EFF Executive Director Shari Steele fired off a nastygram today to Microsoft CEO Steve Ballmer, blasting the company for abandoning customers who bought 99-cent downloads wrapped in a soon-to-be-defunct DRM. Although I think the letter is unrealistic on some points, Steele hints at a step Microsoft could take that would be truly helpful to buyers stuck with song files that just won't play.
Last week Microsoft announced that, as of Aug. 31, it would stop providing new DRM keys for songs bought from the MSN Music store, a failed iTunes competitor that Microsoft shuttered in 2006 in favor of its new Zune Marketplace and RealNetworks' Rhapsody. Back in those days, every track sold at MSN, iTunes and other online outlets of major-label music came wrapped in a DRM that limited copying. Microsoft has continued making DRM keys available to owners who want to copy the track onto a new computer, or whose music-playing software gets corrupted. After Aug. 31, though, those capabilities will no longer be available.
I'd be outraged about this, too, if a) it hadn't already happened several times in the digital-music space (Remember RioPort? Liquid Audio? BlueMatter?); b) recorded music products weren't so vulnerable to breakage; and c) MSN customers had no way to circumvent the DRM. But as everyone who buys digital music should know, the downloads can (and should) be converted into conventional, unlocked audio CDs. Consumer should do this routinely, if for no other reason than to have a backup copy. Those CDs can be re-ripped, and if you're fussy about sound quality, you can use a lossless format to prevent any further compromises to the original file. Of course, if you were really fussy about sound quality, you would have been buying CDs, not highly compressed downloads. But I digress.
In addition to an apology, Ms. Steele argues that Microsoft owes MSN Music customers refunds and receipts. That's a bit like saying Microsoft should apologize to and reimburse the people who bought Office for Windows ME and now find that it doesn't work on their Vista machine. Let's give consumers a little bit of credit here -- and some personal responsibility -- for knowing that songs wrapped in DRM are like software. They don't last forever. Hard drives crash, online retailers disappear. Meanwhile, vinyl warps and scratches, and turntable manufacturers stop making replacement needles. The analog world had its replacement cycles, too, albeit ones that didn't come around as quickly.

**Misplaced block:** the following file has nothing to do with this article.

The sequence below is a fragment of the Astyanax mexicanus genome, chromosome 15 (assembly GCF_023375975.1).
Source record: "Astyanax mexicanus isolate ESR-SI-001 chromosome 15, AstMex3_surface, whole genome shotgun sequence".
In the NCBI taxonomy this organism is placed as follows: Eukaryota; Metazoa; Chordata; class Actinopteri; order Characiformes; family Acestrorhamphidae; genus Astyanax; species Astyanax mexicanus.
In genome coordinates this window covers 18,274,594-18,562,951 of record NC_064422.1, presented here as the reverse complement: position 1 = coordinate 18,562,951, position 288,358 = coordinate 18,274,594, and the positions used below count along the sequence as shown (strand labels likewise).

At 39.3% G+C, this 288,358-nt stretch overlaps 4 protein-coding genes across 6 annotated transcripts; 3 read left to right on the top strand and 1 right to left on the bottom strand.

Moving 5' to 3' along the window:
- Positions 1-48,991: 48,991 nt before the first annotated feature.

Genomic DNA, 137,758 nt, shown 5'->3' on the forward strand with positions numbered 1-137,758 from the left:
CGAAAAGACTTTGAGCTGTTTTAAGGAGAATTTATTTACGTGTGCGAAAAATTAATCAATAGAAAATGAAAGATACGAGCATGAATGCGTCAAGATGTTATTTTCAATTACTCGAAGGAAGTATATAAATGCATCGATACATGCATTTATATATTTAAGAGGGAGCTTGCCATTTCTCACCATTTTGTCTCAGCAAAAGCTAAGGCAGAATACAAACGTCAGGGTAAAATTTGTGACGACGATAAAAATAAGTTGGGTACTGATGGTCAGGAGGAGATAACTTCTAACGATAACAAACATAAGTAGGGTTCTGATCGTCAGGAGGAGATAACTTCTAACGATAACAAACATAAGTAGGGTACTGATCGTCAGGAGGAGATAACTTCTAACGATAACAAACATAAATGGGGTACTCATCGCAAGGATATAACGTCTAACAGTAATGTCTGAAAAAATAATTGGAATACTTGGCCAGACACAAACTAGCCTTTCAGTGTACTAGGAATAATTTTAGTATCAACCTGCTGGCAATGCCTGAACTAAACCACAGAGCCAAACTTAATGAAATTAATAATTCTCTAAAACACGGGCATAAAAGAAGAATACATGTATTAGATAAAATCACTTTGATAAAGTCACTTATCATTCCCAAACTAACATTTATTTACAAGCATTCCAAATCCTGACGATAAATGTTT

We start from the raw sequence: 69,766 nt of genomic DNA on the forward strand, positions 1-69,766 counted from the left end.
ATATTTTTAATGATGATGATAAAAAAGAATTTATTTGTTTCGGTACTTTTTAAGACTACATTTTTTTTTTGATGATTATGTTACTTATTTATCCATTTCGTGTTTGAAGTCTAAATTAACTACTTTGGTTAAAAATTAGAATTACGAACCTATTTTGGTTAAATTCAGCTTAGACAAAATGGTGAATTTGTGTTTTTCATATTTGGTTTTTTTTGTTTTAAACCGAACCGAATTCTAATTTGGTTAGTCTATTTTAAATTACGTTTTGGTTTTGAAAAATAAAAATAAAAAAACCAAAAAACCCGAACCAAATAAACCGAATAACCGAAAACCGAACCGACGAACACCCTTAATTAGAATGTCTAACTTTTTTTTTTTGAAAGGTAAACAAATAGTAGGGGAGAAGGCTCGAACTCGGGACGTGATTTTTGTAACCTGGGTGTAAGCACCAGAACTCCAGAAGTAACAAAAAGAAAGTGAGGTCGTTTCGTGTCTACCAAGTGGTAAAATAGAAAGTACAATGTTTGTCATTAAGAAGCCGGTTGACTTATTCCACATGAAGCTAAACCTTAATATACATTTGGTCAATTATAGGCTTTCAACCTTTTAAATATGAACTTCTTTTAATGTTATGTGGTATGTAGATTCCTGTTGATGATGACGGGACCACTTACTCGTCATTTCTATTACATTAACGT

Still, she's right that Microsoft isn't doing enough for its former customers. At the very least, it should maintain a database with records of its customers' purchases. Such a database would respond to Ms. Steele's concern about MSN Music shoppers being vulnerable to RIAA lawsuits. It also would let MSN's customers take advantage of services that let users download new copies of the media they've purchased in formats that work on a different set of devices. That's the direction CinemaNow is heading, and it's something the folks at DLNA have talked about as well. In fact, Microsoft reportedly toyed with a similar idea when it was developing what became the Zune player -- letting people re-download the DRM-wrapped tracks they'd bought from iTunes, which otherwise wouldn't work on a Zune. Unless, of course, they'd burned their iTunes purchases onto CD and re-ripped them into high-bitrate MP3s, which is what they should have been doing.
Happily, the chance of more episodes like this is diminishing as the record labels give up on DRM for 99-cent downloads. Although the EFF sees nothing good in DRM, I think it can help segment the market and enable business models that deliver more content at a lower price. But the value of DRM will remain suspect as long as content owners slap it onto songs and other digital goods that are marketed as permanent copies and sold at full price.